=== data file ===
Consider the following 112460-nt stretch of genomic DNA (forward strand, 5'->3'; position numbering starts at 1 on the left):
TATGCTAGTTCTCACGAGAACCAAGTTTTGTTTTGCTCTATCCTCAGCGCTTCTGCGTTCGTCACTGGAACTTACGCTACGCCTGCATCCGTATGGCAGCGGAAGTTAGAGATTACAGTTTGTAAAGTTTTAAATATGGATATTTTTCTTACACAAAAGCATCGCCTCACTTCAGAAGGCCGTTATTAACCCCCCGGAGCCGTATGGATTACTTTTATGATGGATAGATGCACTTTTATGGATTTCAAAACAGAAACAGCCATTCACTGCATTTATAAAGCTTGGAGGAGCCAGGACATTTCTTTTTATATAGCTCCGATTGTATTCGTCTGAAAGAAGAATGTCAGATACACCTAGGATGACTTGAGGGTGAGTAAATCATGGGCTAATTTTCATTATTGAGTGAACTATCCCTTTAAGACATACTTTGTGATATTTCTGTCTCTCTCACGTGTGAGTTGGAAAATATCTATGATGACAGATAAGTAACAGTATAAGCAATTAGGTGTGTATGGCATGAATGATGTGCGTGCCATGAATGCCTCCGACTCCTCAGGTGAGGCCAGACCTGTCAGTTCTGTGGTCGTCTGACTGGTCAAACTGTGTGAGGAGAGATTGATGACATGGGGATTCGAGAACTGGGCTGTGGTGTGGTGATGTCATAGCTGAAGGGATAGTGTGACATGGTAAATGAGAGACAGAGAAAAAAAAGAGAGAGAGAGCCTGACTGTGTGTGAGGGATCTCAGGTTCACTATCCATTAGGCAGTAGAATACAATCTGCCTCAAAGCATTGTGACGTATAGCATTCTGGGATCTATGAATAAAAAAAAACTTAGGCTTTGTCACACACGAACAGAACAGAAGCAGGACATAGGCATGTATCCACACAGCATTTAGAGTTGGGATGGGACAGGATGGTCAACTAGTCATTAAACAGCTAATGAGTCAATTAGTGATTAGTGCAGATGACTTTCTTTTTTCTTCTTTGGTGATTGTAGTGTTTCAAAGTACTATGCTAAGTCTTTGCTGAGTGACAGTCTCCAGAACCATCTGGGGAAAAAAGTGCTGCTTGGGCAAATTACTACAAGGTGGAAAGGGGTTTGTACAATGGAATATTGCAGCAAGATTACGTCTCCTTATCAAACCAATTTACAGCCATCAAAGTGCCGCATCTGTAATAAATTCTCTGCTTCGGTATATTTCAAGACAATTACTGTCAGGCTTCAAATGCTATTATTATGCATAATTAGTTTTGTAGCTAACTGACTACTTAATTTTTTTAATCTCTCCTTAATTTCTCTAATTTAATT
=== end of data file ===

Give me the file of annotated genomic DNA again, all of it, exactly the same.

Consider the following 112460-nt stretch of genomic DNA (forward strand, 5'->3'; position numbering starts at 1 on the left):
TATGCTAGTTCTCACGAGAACCAAGTTTTGTTTTGCTCTATCCTCAGCGCTTCTGCGTTCGTCACTGGAACTTACGCTACGCCTGCATCCGTATGGCAGCGGAAGTTAGAGATTACAGTTTGTAAAGTTTTAAATATGGATATTTTTCTTACACAAAAGCATCGCCTCACTTCAGAAGGCCGTTATTAACCCCCCGGAGCCGTATGGATTACTTTTATGATGGATAGATGCACTTTTATGGATTTCAAAACAGAAACAGCCATTCACTGCATTTATAAAGCTTGGAGGAGCCAGGACATTTCTTTTTATATAGCTCCGATTGTATTCGTCTGAAAGAAGAATGTCAGATACACCTAGGATGACTTGAGGGTGAGTAAATCATGGGCTAATTTTCATTATTGAGTGAACTATCCCTTTAAGACATACTTTGTGATATTTCTGTCTCTCTCACGTGTGAGTTGGAAAATATCTATGATGACAGATAAGTAACAGTATAAGCAATTAGGTGTGTATGGCATGAATGATGTGCGTGCCATGAATGCCTCCGACTCCTCAGGTGAGGCCAGACCTGTCAGTTCTGTGGTCGTCTGACTGGTCAAACTGTGTGAGGAGAGATTGATGACATGGGGATTCGAGAACTGGGCTGTGGTGTGGTGATGTCATAGCTGAAGGGATAGTGTGACATGGTAAATGAGAGACAGAGAAAAAAAAGAGAGAGAGAGCCTGACTGTGTGTGAGGGATCTCAGGTTCACTATCCATTAGGCAGTAGAATACAATCTGCCTCAAAGCATTGTGACGTATAGCATTCTGGGATCTATGAATAAAAAAAAACTTAGGCTTTGTCACACACGAACAGAACAGAAGCAGGACATAGGCATGTATCCACACAGCATTTAGAGTTGGGATGGGACAGGATGGTCAACTAGTCATTAAACAGCTAATGAGTCAATTAGTGATTAGTGCAGATGACTTTCTTTTTTCTTCTTTGGTGATTGTAGTGTTTCAAAGTACTATGCTAAGTCTTTGCTGAGTGACAGTCTCCAGAACCATCTGGGGAAAAAAGTGCTGCTTGGGCAAATTACTACAAGGTGGAAAGGGGTTTGTACAATGGAATATTGCAGCAAGATTACGTCTCCTTATCAAACCAATTTACAGCCATCAAAGTGCCGCATCTGTAATAAATTCTCTGCTTCGGTATATTTCAAGACAATTACTGTCAGGCTTCAAATGCTATTATTATGCATAATTAGTTTTGTAGCTAACTGACTACTTAATTTTTTTAATCTCTCCTTAATTTCTCTAATTTAATT